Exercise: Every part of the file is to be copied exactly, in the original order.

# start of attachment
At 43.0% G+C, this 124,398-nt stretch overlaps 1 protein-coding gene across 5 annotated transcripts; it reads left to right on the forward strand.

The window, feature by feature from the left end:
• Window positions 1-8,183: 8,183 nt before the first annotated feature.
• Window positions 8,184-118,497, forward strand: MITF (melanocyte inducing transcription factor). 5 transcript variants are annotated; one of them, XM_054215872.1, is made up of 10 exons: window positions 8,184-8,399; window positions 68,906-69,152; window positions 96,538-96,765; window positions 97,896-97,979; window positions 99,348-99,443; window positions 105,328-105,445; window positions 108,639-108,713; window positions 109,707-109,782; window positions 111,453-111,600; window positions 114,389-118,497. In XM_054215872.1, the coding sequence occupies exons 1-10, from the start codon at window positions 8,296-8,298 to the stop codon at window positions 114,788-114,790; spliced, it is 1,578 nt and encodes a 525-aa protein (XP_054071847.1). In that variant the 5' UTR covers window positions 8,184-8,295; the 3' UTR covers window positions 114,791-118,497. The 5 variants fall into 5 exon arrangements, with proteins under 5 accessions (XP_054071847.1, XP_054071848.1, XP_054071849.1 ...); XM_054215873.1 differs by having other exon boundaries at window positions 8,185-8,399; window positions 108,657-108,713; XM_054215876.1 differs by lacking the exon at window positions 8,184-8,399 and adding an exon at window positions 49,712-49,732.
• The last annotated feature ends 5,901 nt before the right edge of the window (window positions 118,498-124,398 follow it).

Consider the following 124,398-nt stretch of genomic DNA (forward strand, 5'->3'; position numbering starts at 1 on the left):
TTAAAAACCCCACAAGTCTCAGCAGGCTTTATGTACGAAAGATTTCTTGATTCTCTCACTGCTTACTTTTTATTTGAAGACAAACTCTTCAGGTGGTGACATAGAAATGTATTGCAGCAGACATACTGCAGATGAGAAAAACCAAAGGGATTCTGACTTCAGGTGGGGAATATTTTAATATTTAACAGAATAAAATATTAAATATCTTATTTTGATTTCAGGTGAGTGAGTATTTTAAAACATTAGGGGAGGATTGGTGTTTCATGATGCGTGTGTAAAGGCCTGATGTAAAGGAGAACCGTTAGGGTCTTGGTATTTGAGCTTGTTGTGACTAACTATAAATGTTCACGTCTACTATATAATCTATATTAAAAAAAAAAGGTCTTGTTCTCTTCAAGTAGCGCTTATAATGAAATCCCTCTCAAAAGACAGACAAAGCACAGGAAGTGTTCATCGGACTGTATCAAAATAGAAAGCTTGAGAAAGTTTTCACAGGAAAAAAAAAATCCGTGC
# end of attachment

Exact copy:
At 43.0% G+C, this 124,398-nt stretch overlaps 1 protein-coding gene across 5 annotated transcripts; it reads left to right on the forward strand.

The window, feature by feature from the left end:
• Window positions 1-8,183: 8,183 nt before the first annotated feature.
• Window positions 8,184-118,497, forward strand: MITF (melanocyte inducing transcription factor). 5 transcript variants are annotated; one of them, XM_054215872.1, is made up of 10 exons: window positions 8,184-8,399; window positions 68,906-69,152; window positions 96,538-96,765; window positions 97,896-97,979; window positions 99,348-99,443; window positions 105,328-105,445; window positions 108,639-108,713; window positions 109,707-109,782; window positions 111,453-111,600; window positions 114,389-118,497. In XM_054215872.1, the coding sequence occupies exons 1-10, from the start codon at window positions 8,296-8,298 to the stop codon at window positions 114,788-114,790; spliced, it is 1,578 nt and encodes a 525-aa protein (XP_054071847.1). In that variant the 5' UTR covers window positions 8,184-8,295; the 3' UTR covers window positions 114,791-118,497. The 5 variants fall into 5 exon arrangements, with proteins under 5 accessions (XP_054071847.1, XP_054071848.1, XP_054071849.1 ...); XM_054215873.1 differs by having other exon boundaries at window positions 8,185-8,399; window positions 108,657-108,713; XM_054215876.1 differs by lacking the exon at window positions 8,184-8,399 and adding an exon at window positions 49,712-49,732.
• The last annotated feature ends 5,901 nt before the right edge of the window (window positions 118,498-124,398 follow it).

Consider the following 124,398-nt stretch of genomic DNA (forward strand, 5'->3'; position numbering starts at 1 on the left):
TTAAAAACCCCACAAGTCTCAGCAGGCTTTATGTACGAAAGATTTCTTGATTCTCTCACTGCTTACTTTTTATTTGAAGACAAACTCTTCAGGTGGTGACATAGAAATGTATTGCAGCAGACATACTGCAGATGAGAAAAACCAAAGGGATTCTGACTTCAGGTGGGGAATATTTTAATATTTAACAGAATAAAATATTAAATATCTTATTTTGATTTCAGGTGAGTGAGTATTTTAAAACATTAGGGGAGGATTGGTGTTTCATGATGCGTGTGTAAAGGCCTGATGTAAAGGAGAACCGTTAGGGTCTTGGTATTTGAGCTTGTTGTGACTAACTATAAATGTTCACGTCTACTATATAATCTATATTAAAAAAAAAAGGTCTTGTTCTCTTCAAGTAGCGCTTATAATGAAATCCCTCTCAAAAGACAGACAAAGCACAGGAAGTGTTCATCGGACTGTATCAAAATAGAAAGCTTGAGAAAGTTTTCACAGGAAAAAAAAAATCCGTGC